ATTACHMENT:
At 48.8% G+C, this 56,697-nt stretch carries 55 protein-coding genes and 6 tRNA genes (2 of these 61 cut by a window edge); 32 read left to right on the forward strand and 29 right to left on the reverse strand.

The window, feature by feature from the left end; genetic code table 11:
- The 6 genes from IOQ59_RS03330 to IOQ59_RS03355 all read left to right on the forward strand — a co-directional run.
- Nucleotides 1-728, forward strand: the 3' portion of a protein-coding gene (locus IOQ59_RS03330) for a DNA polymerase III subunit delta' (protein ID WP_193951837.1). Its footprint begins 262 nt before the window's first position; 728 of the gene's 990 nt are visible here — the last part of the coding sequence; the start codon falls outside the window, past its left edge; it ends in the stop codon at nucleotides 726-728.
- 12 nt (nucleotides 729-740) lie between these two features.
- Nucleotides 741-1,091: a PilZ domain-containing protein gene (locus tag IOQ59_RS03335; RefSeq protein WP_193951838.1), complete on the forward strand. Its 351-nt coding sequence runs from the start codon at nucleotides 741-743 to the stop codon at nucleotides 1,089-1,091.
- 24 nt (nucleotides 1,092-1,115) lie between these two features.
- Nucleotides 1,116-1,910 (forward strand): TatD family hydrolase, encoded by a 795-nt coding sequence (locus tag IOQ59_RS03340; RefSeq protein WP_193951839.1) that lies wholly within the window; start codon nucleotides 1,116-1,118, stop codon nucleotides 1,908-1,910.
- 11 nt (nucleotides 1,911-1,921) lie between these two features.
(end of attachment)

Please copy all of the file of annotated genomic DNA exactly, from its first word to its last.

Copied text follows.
At 48.8% G+C, this 56,697-nt stretch carries 55 protein-coding genes and 6 tRNA genes (2 of these 61 cut by a window edge); 32 read left to right on the forward strand and 29 right to left on the reverse strand.

The window, feature by feature from the left end; genetic code table 11:
- The 6 genes from IOQ59_RS03330 to IOQ59_RS03355 all read left to right on the forward strand — a co-directional run.
- Nucleotides 1-728, forward strand: the 3' portion of a protein-coding gene (locus IOQ59_RS03330) for a DNA polymerase III subunit delta' (protein ID WP_193951837.1). Its footprint begins 262 nt before the window's first position; 728 of the gene's 990 nt are visible here — the last part of the coding sequence; the start codon falls outside the window, past its left edge; it ends in the stop codon at nucleotides 726-728.
- 12 nt (nucleotides 729-740) lie between these two features.
- Nucleotides 741-1,091: a PilZ domain-containing protein gene (locus tag IOQ59_RS03335; RefSeq protein WP_193951838.1), complete on the forward strand. Its 351-nt coding sequence runs from the start codon at nucleotides 741-743 to the stop codon at nucleotides 1,089-1,091.
- 24 nt (nucleotides 1,092-1,115) lie between these two features.
- Nucleotides 1,116-1,910 (forward strand): TatD family hydrolase, encoded by a 795-nt coding sequence (locus tag IOQ59_RS03340; RefSeq protein WP_193951839.1) that lies wholly within the window; start codon nucleotides 1,116-1,118, stop codon nucleotides 1,908-1,910.
- 11 nt (nucleotides 1,911-1,921) lie between these two features.